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Retail has always been a highly dynamic industry, intensely competitive and fighting for a share of the wider consumer spending pot. This is an industry used to dealing with a constant diet of change. However, the change we are seeing today is far more profound than anything the past has thrown up. We are now seeing by far the most challenging period in retail history. A reshaping of the industry’s structure and economics is unfolding, and most of the real change is yet to happen.

Richardtalksretail is focused on analysing this change, anticipating the implications, and mapping how the key players across the various sectors are dealing with it. The regular Blogs in this public section of the site are a taster of the much more detailed analysis and forecasts in the premium section, reserved for subscribers.

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Monthly Archives: July 2019

CVAs, distress and the slippery slope

Yesterday it was Monsoon. The day before, Office is apparently also considering a CVA. In recent weeks Arcadia “successfully” persuaded its landlords to keep the life support machines on for longer. Philip Green then told landlords via the Today programme that Arcadia hadn’t been anywhere near close to going under. However, this does sound close to him telling them they have been legged over. How many of them already knew this is a moot point. What is clear however, is that a successful CVA vote is in no way a vote of confidence in whichever retailer we may be talking about. It reflects the plummeting confidence landlords have in their own offering – retail property is no longer the licence to print money it once was. Supply greatly exceeds demand.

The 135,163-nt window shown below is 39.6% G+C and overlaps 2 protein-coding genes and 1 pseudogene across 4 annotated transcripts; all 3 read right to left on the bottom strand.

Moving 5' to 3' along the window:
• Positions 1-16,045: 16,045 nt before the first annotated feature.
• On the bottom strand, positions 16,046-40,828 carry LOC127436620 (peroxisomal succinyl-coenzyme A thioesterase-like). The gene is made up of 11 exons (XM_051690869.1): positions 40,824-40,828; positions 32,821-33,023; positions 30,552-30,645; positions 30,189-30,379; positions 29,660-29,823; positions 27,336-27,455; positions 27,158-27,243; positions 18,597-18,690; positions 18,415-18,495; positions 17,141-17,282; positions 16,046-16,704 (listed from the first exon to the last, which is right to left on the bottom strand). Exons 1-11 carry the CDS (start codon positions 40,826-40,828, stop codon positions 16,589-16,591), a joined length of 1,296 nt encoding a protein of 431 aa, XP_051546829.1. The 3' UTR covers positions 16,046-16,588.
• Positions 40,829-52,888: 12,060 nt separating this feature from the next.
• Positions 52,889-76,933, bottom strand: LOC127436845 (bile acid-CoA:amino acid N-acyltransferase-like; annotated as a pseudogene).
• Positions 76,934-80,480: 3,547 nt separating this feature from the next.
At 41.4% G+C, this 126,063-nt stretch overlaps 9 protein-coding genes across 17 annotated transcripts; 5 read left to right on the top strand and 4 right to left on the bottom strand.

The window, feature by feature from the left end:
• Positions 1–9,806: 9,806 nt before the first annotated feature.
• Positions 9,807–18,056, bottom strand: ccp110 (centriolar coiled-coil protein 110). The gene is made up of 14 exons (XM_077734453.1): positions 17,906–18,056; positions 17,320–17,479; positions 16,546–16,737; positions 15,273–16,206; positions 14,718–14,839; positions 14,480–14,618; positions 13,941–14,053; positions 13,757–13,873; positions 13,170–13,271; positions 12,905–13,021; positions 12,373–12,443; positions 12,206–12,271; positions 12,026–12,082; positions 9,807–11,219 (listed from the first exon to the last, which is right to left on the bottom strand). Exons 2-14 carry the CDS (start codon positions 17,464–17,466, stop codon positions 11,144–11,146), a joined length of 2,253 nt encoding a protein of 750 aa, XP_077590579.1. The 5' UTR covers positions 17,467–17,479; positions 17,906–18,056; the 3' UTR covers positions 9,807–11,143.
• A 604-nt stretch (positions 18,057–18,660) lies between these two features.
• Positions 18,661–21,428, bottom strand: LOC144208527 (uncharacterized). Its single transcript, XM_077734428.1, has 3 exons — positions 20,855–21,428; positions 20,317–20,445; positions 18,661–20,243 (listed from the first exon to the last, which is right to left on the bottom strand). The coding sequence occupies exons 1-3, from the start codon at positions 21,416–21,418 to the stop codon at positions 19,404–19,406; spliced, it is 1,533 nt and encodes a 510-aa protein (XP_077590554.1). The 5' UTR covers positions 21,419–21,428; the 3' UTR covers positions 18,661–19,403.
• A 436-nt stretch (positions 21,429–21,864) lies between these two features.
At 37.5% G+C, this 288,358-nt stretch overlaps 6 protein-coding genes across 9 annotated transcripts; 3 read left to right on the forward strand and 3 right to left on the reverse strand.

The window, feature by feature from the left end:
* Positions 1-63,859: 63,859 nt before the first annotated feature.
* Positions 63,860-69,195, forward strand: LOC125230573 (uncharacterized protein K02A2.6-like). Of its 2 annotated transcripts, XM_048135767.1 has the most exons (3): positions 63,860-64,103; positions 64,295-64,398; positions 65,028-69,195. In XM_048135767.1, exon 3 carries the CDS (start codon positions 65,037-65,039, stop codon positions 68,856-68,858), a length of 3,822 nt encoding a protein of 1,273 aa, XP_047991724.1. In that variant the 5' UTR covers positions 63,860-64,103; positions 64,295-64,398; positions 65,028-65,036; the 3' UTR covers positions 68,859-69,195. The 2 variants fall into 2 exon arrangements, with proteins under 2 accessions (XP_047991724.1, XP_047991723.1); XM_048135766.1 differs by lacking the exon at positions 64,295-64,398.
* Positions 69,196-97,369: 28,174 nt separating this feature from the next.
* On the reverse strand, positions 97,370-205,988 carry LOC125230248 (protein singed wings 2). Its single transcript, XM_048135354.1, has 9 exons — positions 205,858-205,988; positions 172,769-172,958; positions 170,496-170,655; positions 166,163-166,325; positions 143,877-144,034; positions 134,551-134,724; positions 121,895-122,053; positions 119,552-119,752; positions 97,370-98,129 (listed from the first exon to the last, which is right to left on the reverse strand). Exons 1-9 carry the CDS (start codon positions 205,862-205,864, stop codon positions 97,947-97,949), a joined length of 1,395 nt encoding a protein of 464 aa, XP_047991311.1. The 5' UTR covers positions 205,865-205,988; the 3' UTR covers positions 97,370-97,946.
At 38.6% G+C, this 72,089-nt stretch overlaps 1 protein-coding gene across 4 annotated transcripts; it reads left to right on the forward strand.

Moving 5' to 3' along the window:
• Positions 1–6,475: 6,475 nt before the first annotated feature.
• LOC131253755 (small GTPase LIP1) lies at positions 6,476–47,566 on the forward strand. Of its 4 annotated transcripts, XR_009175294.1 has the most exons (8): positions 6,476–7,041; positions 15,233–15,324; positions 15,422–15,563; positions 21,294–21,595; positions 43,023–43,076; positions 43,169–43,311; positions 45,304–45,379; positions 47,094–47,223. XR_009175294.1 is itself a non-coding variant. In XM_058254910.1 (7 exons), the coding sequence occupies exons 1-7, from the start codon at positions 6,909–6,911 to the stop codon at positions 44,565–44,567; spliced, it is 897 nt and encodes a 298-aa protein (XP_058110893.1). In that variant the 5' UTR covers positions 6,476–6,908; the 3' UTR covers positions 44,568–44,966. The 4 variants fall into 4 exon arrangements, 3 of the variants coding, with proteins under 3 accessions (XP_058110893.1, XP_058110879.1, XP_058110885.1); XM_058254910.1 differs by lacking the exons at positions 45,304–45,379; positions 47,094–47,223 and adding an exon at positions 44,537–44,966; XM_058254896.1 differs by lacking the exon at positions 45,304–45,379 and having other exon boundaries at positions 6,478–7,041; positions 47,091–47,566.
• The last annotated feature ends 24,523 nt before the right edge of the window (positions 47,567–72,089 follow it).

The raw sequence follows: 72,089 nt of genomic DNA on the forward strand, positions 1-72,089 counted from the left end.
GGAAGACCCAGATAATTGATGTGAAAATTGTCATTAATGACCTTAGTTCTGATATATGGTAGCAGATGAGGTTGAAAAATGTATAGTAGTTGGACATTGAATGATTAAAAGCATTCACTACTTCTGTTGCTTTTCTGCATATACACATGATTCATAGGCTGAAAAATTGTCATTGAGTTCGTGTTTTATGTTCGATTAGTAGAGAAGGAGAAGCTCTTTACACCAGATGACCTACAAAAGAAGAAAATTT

For retailers, this distress we are seeing is just the beginning. Indeed, CVAs, pre-packs and other lifelines are ensuring the turmoil will last longer and be more damaging. Stakeholders are demonstrating an extraordinary appetite for denial. One of the striking aspects of this current narrative of distress and restructuring is that it only ever applies to costs. Too many  retailers believe that if they lower their costs, everything will be fine. It won’t.

Preventing market forces exerting natural selection is like ignoring the root causes of an illness and simply treating the symptoms. Will lower rents make Arcadia’s brands better able to reverse market share declines? Will they allow Monsoon to move away from its highly stylised branding and create a totally different, relevant handwriting? Without focusing on the key problems – weak propositions, weak brands with too many options – they are certain to get worse. The clock is ticking.

We are seeing unprecedented turmoil across the industry. So far, the reaction has been mostly panic, with little coherent thinking. The success record of CVAs is awful. I see no sign of that changing at all.

** We support retailers and stakeholders with strategic advice. If you think we can help, drop me a line – richard@richardtalksretail.co.uk

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